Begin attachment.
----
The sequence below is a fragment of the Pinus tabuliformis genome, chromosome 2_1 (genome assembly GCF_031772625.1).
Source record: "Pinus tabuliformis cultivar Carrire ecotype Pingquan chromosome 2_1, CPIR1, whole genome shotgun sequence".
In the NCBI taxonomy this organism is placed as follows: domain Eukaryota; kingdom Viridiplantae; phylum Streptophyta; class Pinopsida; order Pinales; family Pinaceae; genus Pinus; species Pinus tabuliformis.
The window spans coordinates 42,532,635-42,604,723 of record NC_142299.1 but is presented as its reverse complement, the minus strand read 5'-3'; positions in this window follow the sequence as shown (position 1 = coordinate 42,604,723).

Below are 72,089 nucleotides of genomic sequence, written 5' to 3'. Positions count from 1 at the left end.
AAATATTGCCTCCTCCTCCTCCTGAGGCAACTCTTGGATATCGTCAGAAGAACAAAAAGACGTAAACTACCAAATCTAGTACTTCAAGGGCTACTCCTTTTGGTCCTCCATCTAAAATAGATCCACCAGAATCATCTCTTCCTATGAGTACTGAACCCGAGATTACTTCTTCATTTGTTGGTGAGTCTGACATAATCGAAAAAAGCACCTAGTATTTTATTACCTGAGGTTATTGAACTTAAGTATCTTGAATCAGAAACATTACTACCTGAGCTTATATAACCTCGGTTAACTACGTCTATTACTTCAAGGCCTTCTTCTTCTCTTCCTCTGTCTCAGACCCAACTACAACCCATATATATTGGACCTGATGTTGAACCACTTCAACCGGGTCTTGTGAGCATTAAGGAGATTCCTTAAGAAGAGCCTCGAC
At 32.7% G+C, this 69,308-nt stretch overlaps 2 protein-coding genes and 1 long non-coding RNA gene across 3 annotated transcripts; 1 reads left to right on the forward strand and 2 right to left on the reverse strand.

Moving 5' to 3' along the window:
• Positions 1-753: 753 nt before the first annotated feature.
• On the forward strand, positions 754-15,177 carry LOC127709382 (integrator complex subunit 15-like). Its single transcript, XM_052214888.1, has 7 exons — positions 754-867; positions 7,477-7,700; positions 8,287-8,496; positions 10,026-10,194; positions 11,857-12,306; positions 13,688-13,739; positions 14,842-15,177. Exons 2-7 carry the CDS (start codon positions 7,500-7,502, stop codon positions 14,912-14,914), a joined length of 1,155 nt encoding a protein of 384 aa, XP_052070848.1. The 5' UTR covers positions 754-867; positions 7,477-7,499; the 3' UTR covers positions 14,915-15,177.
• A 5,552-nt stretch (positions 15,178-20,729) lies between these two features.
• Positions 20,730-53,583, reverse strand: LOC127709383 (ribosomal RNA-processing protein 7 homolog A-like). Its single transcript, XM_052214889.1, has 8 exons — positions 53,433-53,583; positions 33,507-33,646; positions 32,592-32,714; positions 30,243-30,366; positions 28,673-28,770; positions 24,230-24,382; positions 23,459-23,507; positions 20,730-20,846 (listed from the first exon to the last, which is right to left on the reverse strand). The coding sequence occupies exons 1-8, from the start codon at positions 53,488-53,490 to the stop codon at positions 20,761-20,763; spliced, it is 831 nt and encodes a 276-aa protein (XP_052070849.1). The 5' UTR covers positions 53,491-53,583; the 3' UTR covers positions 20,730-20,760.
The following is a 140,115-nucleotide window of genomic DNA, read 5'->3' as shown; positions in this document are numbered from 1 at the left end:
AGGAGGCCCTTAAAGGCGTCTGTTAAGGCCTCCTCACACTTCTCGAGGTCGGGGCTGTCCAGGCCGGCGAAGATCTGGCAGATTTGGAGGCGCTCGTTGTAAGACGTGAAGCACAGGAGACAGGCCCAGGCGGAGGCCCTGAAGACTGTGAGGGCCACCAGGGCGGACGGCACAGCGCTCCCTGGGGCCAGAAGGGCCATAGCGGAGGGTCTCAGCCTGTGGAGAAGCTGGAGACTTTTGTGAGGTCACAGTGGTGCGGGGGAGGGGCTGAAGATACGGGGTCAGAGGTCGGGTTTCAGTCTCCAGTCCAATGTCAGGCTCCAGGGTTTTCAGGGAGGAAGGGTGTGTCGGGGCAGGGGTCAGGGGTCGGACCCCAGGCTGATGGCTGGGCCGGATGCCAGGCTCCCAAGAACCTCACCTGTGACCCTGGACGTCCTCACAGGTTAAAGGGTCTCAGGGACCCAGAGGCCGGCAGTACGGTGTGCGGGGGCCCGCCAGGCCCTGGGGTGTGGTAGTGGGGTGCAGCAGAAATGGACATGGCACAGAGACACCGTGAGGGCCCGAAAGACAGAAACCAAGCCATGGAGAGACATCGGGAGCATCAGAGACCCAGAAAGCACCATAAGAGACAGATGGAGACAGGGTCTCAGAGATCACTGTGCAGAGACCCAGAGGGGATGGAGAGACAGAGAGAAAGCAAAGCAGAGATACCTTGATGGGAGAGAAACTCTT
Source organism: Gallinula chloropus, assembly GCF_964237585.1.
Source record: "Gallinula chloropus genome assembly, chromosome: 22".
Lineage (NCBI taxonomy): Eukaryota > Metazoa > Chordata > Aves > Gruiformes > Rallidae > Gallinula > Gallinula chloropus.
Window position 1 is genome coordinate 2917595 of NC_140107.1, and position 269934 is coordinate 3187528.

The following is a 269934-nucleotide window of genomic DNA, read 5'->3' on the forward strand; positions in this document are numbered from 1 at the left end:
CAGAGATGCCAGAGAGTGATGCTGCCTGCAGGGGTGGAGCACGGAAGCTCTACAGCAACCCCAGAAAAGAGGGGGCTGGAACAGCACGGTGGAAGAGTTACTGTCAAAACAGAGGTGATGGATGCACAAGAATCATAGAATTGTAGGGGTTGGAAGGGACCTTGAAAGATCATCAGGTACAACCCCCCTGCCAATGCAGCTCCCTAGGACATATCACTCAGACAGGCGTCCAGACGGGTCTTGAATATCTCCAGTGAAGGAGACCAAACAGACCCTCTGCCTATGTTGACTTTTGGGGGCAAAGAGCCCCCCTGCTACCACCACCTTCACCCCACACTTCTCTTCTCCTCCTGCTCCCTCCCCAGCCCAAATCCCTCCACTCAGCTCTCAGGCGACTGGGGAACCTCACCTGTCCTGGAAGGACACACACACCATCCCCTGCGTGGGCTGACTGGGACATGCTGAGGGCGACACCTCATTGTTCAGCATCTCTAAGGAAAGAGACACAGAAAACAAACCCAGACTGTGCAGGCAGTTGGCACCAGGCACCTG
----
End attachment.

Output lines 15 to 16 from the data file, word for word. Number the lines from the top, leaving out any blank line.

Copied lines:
Source organism: Gallinula chloropus, assembly GCF_964237585.1.
Source record: "Gallinula chloropus genome assembly, chromosome: 22".